EU transport ministers decided today to delay changes to the weights and dimensions rules for lorry cabins, which would allow safer and more fuel efficient lorries to be produced . Under Franco-Swedish pressure, ministers regrettably agreed to ban the introduction of safer and cleaner lorry cabs from Europe’s roads for at least eight years. In a more positive note, ministers rejected a proposal to allow megatrucks to cross borders.
Representatives of EU Member States today reached an agreement on changing weights and dimensions rules for lorry cabins. The provisional agreement sets a delay of eight years  before redesigned lorry cabs can be driven on Europe’s roads, even though design changes could save hundreds of lives and billions of litres of diesel fuel. The call for a long delay was led by France and Sweden in an effort to shield national lorry makers Renault and Volvo, and was adopted despite opposition from other countries like the UK, Germany and Denmark.
The European Commission today published a lorry CO2 strategy that highlights the urgent need to address stagnant lorry fuel economy and reduce Europe’s growing lorry emissions, but fails to propose decisive action to do so. Europe has introduced fuel economy standards for cars and vans but there is no regulation to deal with lorry CO2 emissions. Sustainable transport group, Transport & Environment, welcomes the strategy, but urges swift, concrete action to address the problem of rising lorry CO2.
The full European Parliament today almost unanimously  voted to change rules for lorry cabins that could save hundreds of lives and reduce fuel consumption and emissions. The vote marks the beginning of the end for Europe’s brick-shaped lorries, which are dangerous and inefficient.
The European Parliament’s transport committee today voted to change rules for lorry cabins that could save hundreds of lives and reduce fuel consumption and emissions. The committee voted to give lorry manufacturers more design space for the front end, allowing a more streamlined nose and ending the era of Europe’s characteristically brick-shaped lorries.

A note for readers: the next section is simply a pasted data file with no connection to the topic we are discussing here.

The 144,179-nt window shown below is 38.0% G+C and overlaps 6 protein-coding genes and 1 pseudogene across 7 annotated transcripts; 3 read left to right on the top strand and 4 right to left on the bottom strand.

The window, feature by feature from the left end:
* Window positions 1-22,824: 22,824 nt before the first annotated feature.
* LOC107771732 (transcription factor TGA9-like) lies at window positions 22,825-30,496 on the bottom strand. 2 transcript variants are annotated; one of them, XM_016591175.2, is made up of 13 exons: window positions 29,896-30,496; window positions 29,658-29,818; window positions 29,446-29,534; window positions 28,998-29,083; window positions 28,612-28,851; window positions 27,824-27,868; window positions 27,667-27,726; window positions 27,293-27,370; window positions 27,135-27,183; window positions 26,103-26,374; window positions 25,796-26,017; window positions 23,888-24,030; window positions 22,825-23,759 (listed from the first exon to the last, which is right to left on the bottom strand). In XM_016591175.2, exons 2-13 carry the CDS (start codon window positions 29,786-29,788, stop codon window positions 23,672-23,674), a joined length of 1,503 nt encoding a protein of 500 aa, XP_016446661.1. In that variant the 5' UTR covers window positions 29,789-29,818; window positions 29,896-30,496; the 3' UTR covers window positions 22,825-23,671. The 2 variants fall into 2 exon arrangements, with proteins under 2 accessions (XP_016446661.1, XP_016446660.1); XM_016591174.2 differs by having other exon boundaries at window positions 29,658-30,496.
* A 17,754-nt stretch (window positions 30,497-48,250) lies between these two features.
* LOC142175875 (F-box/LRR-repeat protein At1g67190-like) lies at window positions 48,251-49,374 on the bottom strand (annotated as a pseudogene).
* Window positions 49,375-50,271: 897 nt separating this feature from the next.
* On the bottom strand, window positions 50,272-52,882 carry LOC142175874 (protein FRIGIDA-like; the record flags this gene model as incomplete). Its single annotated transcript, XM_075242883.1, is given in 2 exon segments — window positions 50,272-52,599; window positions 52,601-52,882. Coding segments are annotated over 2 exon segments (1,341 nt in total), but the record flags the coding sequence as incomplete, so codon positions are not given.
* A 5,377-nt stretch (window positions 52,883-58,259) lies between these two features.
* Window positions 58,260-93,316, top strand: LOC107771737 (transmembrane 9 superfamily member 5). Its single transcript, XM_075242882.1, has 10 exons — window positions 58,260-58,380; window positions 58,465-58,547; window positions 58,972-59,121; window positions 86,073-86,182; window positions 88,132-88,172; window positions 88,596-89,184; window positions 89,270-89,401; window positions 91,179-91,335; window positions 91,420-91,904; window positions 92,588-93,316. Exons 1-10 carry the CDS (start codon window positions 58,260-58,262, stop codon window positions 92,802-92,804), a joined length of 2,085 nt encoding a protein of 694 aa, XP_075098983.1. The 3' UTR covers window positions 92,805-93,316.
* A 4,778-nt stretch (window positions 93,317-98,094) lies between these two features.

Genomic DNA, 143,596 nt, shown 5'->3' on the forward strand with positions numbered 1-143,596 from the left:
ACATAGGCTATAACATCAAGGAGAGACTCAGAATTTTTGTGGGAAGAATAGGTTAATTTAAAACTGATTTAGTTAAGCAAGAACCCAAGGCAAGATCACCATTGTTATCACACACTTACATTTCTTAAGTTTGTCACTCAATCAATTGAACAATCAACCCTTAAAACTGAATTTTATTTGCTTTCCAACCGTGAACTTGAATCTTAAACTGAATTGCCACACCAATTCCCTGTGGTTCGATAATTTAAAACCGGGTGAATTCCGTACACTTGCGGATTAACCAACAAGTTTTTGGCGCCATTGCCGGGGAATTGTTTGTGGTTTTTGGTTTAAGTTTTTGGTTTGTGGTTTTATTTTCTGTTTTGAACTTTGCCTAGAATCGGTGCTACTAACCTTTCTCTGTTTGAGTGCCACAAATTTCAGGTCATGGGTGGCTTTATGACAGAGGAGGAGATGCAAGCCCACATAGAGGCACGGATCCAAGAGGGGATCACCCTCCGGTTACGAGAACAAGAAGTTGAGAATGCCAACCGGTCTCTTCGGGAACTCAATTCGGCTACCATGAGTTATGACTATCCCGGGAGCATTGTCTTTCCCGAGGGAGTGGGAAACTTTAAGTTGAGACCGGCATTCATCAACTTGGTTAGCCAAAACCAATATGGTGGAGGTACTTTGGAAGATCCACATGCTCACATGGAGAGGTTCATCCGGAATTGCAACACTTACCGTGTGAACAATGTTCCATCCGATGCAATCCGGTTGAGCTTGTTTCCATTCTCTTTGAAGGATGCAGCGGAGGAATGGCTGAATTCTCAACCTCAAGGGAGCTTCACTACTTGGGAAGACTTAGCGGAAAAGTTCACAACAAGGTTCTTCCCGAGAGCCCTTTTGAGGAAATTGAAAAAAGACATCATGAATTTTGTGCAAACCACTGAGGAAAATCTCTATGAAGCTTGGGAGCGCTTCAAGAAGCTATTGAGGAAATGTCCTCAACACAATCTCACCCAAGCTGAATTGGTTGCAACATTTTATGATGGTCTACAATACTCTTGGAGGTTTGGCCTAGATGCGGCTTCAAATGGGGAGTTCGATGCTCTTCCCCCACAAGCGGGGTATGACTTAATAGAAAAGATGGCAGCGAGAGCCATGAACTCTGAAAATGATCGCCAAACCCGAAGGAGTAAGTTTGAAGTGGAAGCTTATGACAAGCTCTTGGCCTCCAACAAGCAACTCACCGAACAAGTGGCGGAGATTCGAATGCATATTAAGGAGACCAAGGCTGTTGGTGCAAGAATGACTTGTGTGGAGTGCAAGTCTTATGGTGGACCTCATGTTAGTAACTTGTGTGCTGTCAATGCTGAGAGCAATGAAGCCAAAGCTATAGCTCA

The European Parliament’s transport committee has postponed a vote that had been scheduled for today on design rules of lorries. The proposed design changes would make lorry cabs slightly longer, enabling a rounded, aerodynamic nose as well as great improvements to driver’s visibility and lorry crash performance. These changes have been delayed due to disagreements over whether to allow so-called ‘megalorries’  to cross national borders. The committee vote has been postponed until 18 March.
In a joint declaration presented today, Transport & Environment, alongside the Mayor of London, the European Transport Workers’ Federation, Olympic cycling gold medallist Chris Boardman and many other organisations have called on the European Parliament to seize the once-in-a-generation chance to enforce life, and fuel-saving lorry designs. The declaration was presented to Phil Bennion MEP, one of the leading MEPs on the lorry weights and dimensions file.
An agreement reached yesterday means quieter road vehicles won’t be introduced for another 15 years. Transport & Environment (T&E) believes the deal crafted last night by the Commission, European Parliament and Member States is disgraceful, prioritizing the wishes of the car industry over the health of EU citizens. It means decades of delay for a quieter, healthier Europe.
MEP and Rapporteur, Jörg Leichtfried, today proposed changes to an EU lorry law that would ensure that all lorries, including city trucks, become safer, saving the lives of hundreds of cyclists, pedestrians and car drivers in Europe’s cities. Members of the European Parliament’s transport committee debated Leichtfried’s plans to fix the Commission's incomplete proposal that would make EU lorries safer, cleaner and cheaper to run.
The lives of millions of Europeans will be blighted by an increase in road traffic noise for years to come as the European Parliament today voted to weaken current noise limits for sports cars and trucks. Sustainable transport group Transport & Environment (T&E) and the Health and Environment Alliance (HEAL) express their disappointment in today's parliamentary vote, and resume calls on Member States to strengthen limits to lead to quieter and, hence, healthier cities in Europe.